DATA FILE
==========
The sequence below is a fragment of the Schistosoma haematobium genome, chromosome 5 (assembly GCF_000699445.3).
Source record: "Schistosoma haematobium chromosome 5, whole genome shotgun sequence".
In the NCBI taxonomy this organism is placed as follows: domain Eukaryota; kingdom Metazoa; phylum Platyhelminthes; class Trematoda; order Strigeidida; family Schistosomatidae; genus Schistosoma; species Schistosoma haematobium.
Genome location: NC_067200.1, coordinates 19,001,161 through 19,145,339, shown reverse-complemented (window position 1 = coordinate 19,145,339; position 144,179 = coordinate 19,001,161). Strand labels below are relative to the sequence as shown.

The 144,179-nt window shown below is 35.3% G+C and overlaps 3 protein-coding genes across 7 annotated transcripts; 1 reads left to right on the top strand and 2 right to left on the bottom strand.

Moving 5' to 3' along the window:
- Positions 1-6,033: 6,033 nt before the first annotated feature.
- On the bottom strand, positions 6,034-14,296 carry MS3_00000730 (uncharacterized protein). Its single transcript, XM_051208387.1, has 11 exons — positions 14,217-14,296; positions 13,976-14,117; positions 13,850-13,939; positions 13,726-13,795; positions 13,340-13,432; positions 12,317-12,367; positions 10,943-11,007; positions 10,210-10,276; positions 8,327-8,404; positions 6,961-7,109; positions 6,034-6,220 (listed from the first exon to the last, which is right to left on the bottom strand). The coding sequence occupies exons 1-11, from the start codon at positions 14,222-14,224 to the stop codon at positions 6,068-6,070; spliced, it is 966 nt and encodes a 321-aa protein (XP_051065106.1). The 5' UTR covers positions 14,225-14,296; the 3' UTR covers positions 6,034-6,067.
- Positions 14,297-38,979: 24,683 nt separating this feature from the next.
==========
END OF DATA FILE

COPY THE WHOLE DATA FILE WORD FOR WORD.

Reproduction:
The sequence below is a fragment of the Schistosoma haematobium genome, chromosome 5 (assembly GCF_000699445.3).
Source record: "Schistosoma haematobium chromosome 5, whole genome shotgun sequence".
In the NCBI taxonomy this organism is placed as follows: domain Eukaryota; kingdom Metazoa; phylum Platyhelminthes; class Trematoda; order Strigeidida; family Schistosomatidae; genus Schistosoma; species Schistosoma haematobium.
Genome location: NC_067200.1, coordinates 19,001,161 through 19,145,339, shown reverse-complemented (window position 1 = coordinate 19,145,339; position 144,179 = coordinate 19,001,161). Strand labels below are relative to the sequence as shown.

The 144,179-nt window shown below is 35.3% G+C and overlaps 3 protein-coding genes across 7 annotated transcripts; 1 reads left to right on the top strand and 2 right to left on the bottom strand.

Moving 5' to 3' along the window:
- Positions 1-6,033: 6,033 nt before the first annotated feature.
- On the bottom strand, positions 6,034-14,296 carry MS3_00000730 (uncharacterized protein). Its single transcript, XM_051208387.1, has 11 exons — positions 14,217-14,296; positions 13,976-14,117; positions 13,850-13,939; positions 13,726-13,795; positions 13,340-13,432; positions 12,317-12,367; positions 10,943-11,007; positions 10,210-10,276; positions 8,327-8,404; positions 6,961-7,109; positions 6,034-6,220 (listed from the first exon to the last, which is right to left on the bottom strand). The coding sequence occupies exons 1-11, from the start codon at positions 14,222-14,224 to the stop codon at positions 6,068-6,070; spliced, it is 966 nt and encodes a 321-aa protein (XP_051065106.1). The 5' UTR covers positions 14,225-14,296; the 3' UTR covers positions 6,034-6,067.
- Positions 14,297-38,979: 24,683 nt separating this feature from the next.